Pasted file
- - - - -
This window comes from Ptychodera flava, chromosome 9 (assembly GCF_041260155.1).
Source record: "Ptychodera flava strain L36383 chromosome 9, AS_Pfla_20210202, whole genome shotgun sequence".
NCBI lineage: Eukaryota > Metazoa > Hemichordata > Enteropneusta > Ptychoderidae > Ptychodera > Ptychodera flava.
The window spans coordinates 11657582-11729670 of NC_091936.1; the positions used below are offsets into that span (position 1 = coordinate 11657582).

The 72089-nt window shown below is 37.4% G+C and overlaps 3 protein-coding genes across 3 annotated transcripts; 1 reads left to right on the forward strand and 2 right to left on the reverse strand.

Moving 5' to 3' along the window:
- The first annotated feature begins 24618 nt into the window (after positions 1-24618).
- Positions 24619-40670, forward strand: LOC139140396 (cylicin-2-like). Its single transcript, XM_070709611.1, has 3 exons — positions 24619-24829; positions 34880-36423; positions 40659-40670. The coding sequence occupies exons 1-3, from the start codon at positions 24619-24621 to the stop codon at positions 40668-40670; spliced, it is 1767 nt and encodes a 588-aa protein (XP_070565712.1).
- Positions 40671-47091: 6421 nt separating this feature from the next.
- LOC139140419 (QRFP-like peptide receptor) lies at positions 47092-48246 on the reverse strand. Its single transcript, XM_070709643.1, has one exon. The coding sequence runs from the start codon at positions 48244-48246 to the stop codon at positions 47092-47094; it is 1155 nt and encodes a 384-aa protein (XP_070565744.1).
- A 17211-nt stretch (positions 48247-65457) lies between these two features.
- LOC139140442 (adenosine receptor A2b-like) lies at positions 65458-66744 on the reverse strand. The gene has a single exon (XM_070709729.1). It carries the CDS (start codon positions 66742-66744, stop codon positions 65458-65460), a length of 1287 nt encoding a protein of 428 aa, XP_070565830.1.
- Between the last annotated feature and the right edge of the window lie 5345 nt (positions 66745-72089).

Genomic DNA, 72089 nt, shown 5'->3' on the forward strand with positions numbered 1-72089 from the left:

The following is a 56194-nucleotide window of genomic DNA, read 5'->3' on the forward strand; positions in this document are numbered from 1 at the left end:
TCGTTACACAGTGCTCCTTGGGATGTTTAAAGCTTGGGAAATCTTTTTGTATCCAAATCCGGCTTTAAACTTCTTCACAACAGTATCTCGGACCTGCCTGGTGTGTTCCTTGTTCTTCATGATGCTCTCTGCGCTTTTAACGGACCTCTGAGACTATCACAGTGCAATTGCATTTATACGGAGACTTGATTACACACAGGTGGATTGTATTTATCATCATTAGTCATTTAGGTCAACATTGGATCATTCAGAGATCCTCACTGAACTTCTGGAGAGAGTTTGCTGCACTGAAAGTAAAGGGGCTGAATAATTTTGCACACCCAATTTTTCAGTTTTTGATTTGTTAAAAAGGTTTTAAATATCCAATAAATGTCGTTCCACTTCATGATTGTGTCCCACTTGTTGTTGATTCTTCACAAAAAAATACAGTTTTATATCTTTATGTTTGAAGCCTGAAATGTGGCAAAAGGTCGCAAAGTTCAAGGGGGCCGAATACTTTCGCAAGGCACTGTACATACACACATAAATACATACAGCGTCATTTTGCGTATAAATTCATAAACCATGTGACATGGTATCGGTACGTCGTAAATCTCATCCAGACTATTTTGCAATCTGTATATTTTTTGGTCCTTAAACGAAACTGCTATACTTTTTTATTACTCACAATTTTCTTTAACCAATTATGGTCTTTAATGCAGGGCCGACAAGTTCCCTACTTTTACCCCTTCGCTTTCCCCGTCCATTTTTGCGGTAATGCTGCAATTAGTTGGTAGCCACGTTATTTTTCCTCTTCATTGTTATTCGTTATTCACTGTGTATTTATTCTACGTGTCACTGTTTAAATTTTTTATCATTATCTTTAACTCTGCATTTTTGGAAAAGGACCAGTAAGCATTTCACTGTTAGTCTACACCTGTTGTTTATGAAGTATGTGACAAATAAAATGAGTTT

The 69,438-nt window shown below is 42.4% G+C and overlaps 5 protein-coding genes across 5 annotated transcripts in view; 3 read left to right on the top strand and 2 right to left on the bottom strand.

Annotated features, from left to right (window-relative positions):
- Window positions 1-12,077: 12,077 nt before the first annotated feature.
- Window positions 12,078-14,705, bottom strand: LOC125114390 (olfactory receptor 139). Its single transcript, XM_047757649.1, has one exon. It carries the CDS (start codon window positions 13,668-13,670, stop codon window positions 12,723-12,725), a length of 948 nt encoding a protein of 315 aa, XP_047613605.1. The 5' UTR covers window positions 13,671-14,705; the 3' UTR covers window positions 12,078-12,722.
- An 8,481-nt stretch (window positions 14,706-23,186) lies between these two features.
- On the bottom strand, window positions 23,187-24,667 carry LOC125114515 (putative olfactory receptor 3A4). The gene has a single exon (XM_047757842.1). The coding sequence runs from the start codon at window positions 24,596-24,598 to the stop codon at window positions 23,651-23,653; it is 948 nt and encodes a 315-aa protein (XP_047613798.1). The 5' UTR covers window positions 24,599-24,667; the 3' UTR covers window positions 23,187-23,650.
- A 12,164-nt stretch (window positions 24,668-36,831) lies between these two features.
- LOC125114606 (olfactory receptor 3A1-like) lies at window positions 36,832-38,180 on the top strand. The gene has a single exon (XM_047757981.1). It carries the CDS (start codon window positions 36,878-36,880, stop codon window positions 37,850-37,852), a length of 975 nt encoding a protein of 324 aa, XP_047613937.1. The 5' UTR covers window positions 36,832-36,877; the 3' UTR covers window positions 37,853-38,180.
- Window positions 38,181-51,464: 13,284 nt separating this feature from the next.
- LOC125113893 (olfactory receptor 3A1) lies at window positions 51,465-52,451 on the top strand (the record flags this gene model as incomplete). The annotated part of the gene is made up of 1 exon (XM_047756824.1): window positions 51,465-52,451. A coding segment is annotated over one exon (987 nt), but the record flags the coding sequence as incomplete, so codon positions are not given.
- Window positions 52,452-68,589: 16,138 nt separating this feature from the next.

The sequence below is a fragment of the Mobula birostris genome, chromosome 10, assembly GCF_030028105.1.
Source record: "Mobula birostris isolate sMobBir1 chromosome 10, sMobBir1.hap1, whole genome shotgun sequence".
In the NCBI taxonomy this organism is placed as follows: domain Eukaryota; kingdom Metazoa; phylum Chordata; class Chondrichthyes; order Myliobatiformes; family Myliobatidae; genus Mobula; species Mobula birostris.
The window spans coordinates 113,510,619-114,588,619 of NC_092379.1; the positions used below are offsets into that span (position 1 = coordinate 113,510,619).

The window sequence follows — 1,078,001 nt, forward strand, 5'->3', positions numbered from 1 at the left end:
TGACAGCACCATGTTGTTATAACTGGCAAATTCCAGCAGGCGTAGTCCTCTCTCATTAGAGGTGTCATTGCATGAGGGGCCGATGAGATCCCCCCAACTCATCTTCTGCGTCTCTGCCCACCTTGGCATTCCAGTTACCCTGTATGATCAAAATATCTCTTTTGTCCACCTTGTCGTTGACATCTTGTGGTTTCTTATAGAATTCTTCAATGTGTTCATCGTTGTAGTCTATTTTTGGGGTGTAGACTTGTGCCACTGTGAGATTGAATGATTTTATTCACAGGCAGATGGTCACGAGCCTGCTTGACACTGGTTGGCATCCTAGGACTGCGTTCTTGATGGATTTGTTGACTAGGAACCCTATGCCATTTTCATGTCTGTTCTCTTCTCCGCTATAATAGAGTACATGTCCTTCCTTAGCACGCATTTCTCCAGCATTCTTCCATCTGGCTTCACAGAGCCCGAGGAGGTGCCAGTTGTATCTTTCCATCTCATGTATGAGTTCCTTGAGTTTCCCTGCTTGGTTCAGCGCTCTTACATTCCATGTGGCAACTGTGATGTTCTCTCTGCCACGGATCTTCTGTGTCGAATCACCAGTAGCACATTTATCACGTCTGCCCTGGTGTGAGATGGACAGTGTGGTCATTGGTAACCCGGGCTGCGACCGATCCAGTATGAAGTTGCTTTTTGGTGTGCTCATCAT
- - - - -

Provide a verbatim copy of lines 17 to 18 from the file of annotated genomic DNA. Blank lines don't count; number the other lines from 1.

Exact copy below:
The 69,438-nt window shown below is 42.4% G+C and overlaps 5 protein-coding genes across 5 annotated transcripts in view; 3 read left to right on the top strand and 2 right to left on the bottom strand.

Annotated features, from left to right (window-relative positions):